The Writing Habit
November 8, 2022
Note From Rochelle
I’m learning a new coaching method—and I need practice! If you’re looking for lower-cost coaching, this might be helpful for you. You can make an appointment at my Consultation page and choose “Life Coaching.” The 45-minute session is just $75: https://writenowcoach.com/consultation/
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Today’s tip will help you make writing a habit, a practice I’ve relied on for 20 years to write 12 books and hundreds of articles.
Rochelle, the Write Now! Coach
Make Writing a Habit
By Rochelle Melander
First forget inspiration. Habit is more dependable. Habit will sustain you whether you’re inspired or not. Habit will help you finish and polish your stories. Inspiration won’t. Habit is persistence in practice.
Here’s a little secret. If you can carve out the same little slice of time each day and make writing a habit, you will save your brain a lot of energy.
Our brains love habits and routines. They love them because it saves energy. (Interesting point: Your brain loves your bad habits and your good habits equally—that’s why it’s so hard to give up your daily bag of chips.)
You can harness the power of your habit-loving brain and create a writing habit.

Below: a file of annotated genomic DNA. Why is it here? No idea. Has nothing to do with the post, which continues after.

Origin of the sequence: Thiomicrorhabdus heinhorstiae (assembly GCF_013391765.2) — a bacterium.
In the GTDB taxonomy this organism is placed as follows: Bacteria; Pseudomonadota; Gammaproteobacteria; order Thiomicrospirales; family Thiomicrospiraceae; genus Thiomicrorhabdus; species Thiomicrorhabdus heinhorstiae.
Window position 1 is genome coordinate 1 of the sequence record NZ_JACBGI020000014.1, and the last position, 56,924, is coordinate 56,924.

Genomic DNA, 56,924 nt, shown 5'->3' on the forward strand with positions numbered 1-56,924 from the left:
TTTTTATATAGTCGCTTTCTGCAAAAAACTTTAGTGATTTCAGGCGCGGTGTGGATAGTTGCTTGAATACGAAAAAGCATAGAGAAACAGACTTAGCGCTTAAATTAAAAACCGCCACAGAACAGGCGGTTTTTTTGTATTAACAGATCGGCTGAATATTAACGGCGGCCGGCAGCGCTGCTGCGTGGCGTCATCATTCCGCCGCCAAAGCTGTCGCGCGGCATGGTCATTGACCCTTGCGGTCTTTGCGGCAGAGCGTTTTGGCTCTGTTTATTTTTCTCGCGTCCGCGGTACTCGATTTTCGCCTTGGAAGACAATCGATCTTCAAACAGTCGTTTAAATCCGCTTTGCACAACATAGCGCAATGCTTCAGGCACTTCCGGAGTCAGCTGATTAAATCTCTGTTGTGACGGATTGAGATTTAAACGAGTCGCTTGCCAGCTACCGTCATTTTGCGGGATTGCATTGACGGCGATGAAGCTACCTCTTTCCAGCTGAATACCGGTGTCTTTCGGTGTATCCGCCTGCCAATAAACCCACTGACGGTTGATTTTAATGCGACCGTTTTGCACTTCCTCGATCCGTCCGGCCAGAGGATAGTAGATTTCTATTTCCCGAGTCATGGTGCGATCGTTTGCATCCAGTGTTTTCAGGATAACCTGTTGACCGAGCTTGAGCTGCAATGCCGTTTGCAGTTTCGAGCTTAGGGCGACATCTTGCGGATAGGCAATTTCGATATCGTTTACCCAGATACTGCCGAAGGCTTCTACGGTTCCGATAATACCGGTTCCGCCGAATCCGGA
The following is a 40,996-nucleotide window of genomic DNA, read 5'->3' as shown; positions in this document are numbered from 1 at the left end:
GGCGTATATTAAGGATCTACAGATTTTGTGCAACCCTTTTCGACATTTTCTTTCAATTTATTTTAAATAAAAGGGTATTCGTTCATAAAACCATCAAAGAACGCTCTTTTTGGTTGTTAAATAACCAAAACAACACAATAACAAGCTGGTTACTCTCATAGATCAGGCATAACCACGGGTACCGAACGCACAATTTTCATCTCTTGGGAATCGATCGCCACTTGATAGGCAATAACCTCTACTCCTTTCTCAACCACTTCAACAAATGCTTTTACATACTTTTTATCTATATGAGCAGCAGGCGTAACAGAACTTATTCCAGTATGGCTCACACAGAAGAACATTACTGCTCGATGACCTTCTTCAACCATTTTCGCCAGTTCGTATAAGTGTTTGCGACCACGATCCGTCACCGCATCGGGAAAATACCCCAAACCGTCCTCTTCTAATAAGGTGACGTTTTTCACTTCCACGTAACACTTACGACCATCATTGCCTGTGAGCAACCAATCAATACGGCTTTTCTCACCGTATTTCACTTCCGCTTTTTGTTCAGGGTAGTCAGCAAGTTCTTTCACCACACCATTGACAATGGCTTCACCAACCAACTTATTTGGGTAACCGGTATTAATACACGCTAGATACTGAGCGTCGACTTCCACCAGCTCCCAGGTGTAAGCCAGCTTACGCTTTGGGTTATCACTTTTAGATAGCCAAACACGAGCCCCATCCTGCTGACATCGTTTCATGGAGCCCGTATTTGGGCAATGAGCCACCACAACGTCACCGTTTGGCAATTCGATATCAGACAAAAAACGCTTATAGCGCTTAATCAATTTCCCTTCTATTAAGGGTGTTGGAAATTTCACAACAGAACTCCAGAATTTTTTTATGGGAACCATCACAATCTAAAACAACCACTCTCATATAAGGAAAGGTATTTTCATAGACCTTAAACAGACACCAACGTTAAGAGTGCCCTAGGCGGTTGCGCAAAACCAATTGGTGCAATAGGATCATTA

In the book The Power of Habit, author Charles Duhigg suggests that our habits have three distinct steps: cue, practice, reward. This habit loop might be as simple as brushing our teeth:
Cue: It’s bedtime.
Practice: Brush Teeth
Reward: Ohhh! My mouth feels fresh and clean.
To create a writing habit, find a cue that works, get writing, and reward yourself when you’ve finished.
Famous Writer’s Habits
Other writers have made writing a habit—and some of their cues are quite interesting.
Victor Hugo had his butler take away his clothes. Left with nothing but pen and paper, Hugo had to write.
Flannery O’Connor was sick with lupus—but depended on the habit of getting up early and writing every single morning. She said,
“I write only about two hours every day because that’s all the energy I have, but I don’t let anything interfere with those two hours, at the same time and the same place.” (From The Habits of Being, quoted at Lena Sledge’s Blog )
Maya Angelou rented a hotel room to write.
“I do still keep a hotel room in my hometown, and pay for it by the month. I go around 6:30 in the morning. I have a bedroom, with a bed, a table, and a bath. I have Roget’s Thesaurus, a dictionary, and the Bible.” (The Daily Beast)
Haruki Murakami has relied on a regular daily routine to write more than 20 books.
“When I’m in writing mode for a novel, I get up at four a.m. and work for five to six hours. In the afternoon, I run for ten kilometers or swim for fifteen hundred meters (or do both), then I read a bit and listen to some music. I go to bed at nine p.m.
I keep to this routine every day without variation. The repetition itself becomes the important thing; it’s a form of mesmerism. I mesmerize myself to reach a deeper state of mind.” (James Clear)
Find a cue that will remind you to write. Create a ritual around it. Enjoy the reward of getting more work done!